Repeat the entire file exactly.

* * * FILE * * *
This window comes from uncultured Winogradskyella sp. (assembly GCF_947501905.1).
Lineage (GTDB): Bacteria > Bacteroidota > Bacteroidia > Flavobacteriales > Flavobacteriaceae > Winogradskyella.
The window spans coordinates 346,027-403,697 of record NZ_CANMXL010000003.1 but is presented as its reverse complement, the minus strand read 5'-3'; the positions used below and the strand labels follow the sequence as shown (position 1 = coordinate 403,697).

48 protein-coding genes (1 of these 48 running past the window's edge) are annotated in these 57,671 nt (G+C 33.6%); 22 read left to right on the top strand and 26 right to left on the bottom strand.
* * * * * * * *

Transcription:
This window comes from uncultured Winogradskyella sp. (assembly GCF_947501905.1).
Lineage (GTDB): Bacteria > Bacteroidota > Bacteroidia > Flavobacteriales > Flavobacteriaceae > Winogradskyella.
The window spans coordinates 346,027-403,697 of record NZ_CANMXL010000003.1 but is presented as its reverse complement, the minus strand read 5'-3'; the positions used below and the strand labels follow the sequence as shown (position 1 = coordinate 403,697).

48 protein-coding genes (1 of these 48 running past the window's edge) are annotated in these 57,671 nt (G+C 33.6%); 22 read left to right on the top strand and 26 right to left on the bottom strand.